To the Editors:

We appreciate the comments made by Drs. Mariette, Reynolds, and Emery regarding our review. We do not agree with the take-home message from their letter. The authors state that the results of studies on anti-TNF agents and cancer risk in patients with autoimmune disease and cancer are remarkably consistent, and they suggest that while patients with autoimmune disease are at increased risk for cancer as compared with the general population, this risk is not further increased by the use of anti-TNF agents.

By focusing largely on lymphoma data from one registry, the Swedish ARTIS registry, the authors only underscore our point; there are considerable conflicting data about the contribution of anti-TNF agents to cancer risk that are inadequately addressed by studies performed to date. It bears repeating that there are considerable data to indicate that the general malignancy risk for patients with autoimmune diseases receiving anti-TNF therapy is higher than that for patients matched for disease but not treated with anti-TNF agents. As one example, a trial of infliximab for chronic obstructive pulmonary disease (COPD) treatment showed no benefit for COPD, but it did show an increase in solid organ malignancies in patients treated with infliximab over the first year of treatment as compared with COPD patients who did not receive the drug (1). In another example, Chakravarty et al showed an increase in nonmelanoma skin cancer in patients with RA treated with TNF inhibitors as compared with RA patients treated with other agents (2). This association with nonmelanoma skin cancers and anti-TNF therapy was also seen in a second larger US observational study (3). As a third example, we refer to the clustering of a rare lymphoma subtype in children with inflammatory bowel disease treated with monoclonal antibodies to TNF (4, 5).

Based upon these and considerable other data, we argue that it is difficult to conclude that the excess risk for cancer in patients with autoimmune diseases treated with anti-TNF agents is due solely to their underlying disease. We believe that the definitive prospective clinical trial testing the association between cancer and anti-TNF therapy is yet to be performed. In our review, after discussing the data suggesting an association with cancer, we then endeavor to present the complexities inherent in undertaking this sort of study.

As well as clinical trials, a better understanding of the molecular mechanisms of autoimmune diseases and their therapies remains an extremely important component of the study of cancer risk in patients with autoimmune disease and identifying those patients at greatest risk. Studies like those by Demirkaya et al (6), in which they find that lymphocytes from children with JIA treated with anti-TNF agents were more sensitive to genotoxic stress and less efficient at DNA repair than were cells from the same patients prior to the initiation of anti-TNF therapy, may point to important pathways and potential tests for clinical use. If a subset of patients with JIA or RA exhibit increased spontaneous levels of DNA damage or increased genotoxicity when treated with anti-TNF agents, for example, then these patients may represent a subset of susceptible patients who would benefit from close followup to detect the development of malignancies, or who should be treated with other drugs not associated with malignancy, such as agents that block T cell costimulation. In the French RATIO registry, although the risk of lymphoma was similar for those treated and not treated with anti-TNF agents, there were lymphomas associated with immunosuppression, and the risk of lymphoma varied with the medication used (7). Identification of an at-risk population that should be treated differently or monitored more intensively is critical. Additionally, these studies may suggest intermediate phenotypes associated with cancer risk. These can then be used in future pharmacogenetic studies to dissect the genetic basis for interindividual differences in DNA damage that may ultimately yield clinical tests to predict those in whom the drugs would most benefit and those in whom the risks are substantial. Indeed, Dr. Mariette made this very point in a prior manuscript when he pointed to the importance of “studies combining genotypic and phenotypic information about the autoimmune disease and its treatment, with detailed data on lymphoma occurrence with the ultimate aim of identifying heterogeneities in risk rather than the average” (8). We would agree that these studies are critical.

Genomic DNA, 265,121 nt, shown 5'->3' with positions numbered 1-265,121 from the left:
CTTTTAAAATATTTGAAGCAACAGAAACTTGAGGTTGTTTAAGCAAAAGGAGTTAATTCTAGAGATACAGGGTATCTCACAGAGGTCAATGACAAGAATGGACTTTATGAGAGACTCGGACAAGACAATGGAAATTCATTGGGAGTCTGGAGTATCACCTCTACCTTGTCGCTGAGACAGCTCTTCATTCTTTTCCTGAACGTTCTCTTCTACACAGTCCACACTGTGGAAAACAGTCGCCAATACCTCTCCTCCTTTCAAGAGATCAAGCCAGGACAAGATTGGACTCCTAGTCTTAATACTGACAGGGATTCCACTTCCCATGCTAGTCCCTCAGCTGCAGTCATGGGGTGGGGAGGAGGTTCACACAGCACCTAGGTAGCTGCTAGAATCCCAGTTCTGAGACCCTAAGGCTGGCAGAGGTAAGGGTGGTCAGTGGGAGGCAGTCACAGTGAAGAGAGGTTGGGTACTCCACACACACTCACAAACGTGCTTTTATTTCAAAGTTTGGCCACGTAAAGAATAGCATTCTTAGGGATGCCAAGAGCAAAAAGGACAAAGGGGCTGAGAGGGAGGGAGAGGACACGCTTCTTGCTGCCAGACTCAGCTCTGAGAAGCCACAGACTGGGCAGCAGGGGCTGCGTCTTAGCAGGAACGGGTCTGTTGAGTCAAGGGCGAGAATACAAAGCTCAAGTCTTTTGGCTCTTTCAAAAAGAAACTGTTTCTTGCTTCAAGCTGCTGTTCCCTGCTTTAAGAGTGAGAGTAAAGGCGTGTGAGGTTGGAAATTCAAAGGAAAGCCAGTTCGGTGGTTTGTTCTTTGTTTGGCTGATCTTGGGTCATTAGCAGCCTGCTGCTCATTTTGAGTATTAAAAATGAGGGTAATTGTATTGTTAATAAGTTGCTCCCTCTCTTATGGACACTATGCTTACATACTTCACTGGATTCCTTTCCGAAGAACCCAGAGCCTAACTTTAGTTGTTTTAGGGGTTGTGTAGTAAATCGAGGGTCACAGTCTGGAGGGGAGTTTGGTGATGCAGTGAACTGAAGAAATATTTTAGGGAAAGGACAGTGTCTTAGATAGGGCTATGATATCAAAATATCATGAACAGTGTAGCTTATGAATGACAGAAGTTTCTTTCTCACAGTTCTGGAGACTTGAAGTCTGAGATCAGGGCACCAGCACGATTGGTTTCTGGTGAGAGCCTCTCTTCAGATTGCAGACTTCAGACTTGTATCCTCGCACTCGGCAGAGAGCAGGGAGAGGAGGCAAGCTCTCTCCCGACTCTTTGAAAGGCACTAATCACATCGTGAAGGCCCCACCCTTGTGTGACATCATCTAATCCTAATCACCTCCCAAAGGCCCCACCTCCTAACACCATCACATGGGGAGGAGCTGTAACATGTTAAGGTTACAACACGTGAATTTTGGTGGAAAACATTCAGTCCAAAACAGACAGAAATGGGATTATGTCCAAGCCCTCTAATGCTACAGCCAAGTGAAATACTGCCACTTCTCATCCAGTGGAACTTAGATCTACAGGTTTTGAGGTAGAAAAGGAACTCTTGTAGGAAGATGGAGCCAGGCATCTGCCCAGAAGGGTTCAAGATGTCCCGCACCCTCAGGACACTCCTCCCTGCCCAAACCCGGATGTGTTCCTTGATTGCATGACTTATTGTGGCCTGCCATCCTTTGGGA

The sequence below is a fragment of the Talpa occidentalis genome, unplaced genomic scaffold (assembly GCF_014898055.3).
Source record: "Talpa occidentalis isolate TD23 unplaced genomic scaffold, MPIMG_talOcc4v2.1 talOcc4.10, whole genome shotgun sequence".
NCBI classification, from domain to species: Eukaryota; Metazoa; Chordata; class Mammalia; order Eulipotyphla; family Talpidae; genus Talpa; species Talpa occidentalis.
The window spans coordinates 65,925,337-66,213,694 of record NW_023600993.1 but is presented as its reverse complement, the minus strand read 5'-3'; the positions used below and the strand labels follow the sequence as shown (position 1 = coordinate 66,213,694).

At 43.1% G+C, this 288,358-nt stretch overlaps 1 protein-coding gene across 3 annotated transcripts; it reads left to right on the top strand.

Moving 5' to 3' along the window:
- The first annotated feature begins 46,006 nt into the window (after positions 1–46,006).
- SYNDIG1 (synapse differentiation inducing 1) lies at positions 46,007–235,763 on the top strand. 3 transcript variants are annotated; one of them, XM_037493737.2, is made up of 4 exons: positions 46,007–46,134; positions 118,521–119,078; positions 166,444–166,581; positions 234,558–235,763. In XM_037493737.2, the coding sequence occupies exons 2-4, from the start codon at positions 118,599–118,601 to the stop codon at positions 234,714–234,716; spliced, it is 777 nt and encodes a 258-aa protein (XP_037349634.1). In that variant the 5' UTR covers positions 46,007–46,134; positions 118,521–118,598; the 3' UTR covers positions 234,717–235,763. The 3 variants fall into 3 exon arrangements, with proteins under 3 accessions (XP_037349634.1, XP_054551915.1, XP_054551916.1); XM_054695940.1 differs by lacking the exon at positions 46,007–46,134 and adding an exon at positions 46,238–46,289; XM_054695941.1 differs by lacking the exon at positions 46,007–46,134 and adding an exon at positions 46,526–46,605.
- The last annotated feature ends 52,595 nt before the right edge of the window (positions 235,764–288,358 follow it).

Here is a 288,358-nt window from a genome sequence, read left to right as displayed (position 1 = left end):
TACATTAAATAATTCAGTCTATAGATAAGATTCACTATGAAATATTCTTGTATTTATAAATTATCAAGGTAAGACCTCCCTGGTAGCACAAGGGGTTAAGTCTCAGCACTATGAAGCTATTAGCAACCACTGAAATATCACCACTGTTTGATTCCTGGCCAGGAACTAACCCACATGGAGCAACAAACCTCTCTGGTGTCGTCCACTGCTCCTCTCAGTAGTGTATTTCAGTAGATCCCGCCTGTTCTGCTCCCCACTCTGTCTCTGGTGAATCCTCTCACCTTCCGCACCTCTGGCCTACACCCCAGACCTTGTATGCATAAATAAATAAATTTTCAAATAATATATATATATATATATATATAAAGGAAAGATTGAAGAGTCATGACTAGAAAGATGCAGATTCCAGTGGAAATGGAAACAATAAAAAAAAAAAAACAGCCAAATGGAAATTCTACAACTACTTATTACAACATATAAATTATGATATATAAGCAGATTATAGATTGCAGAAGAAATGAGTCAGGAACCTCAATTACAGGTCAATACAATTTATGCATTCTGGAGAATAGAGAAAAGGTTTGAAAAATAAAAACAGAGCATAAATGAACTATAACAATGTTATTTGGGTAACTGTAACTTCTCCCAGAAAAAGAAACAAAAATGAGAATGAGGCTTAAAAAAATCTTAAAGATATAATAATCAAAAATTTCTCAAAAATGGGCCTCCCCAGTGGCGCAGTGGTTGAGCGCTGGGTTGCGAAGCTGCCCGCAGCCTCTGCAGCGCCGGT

In conclusion, TNF blockade has been a remarkable breakthrough in the treatment of a wide variety of inflammatory diseases and has led to an improved quality of life for millions of people around the world. Nothing is without a cost, however. We do not believe that the data indicate that anti-TNF therapy is not associated with an increased risk of malignancy. Rather, we believe that this controversial issue has not yet been adequately examined for the reasons we discuss in our review. Continued study with careful phenotypic and genotypic evaluation of autoimmune patients with and without cancer is required before conclusions can be drawn. As a result, in summary, the message for patients should be that the jury is still out.

Karen Onel MD*, Kenan Onel MD, PhD*, * University of Chicago, Chicago, IL.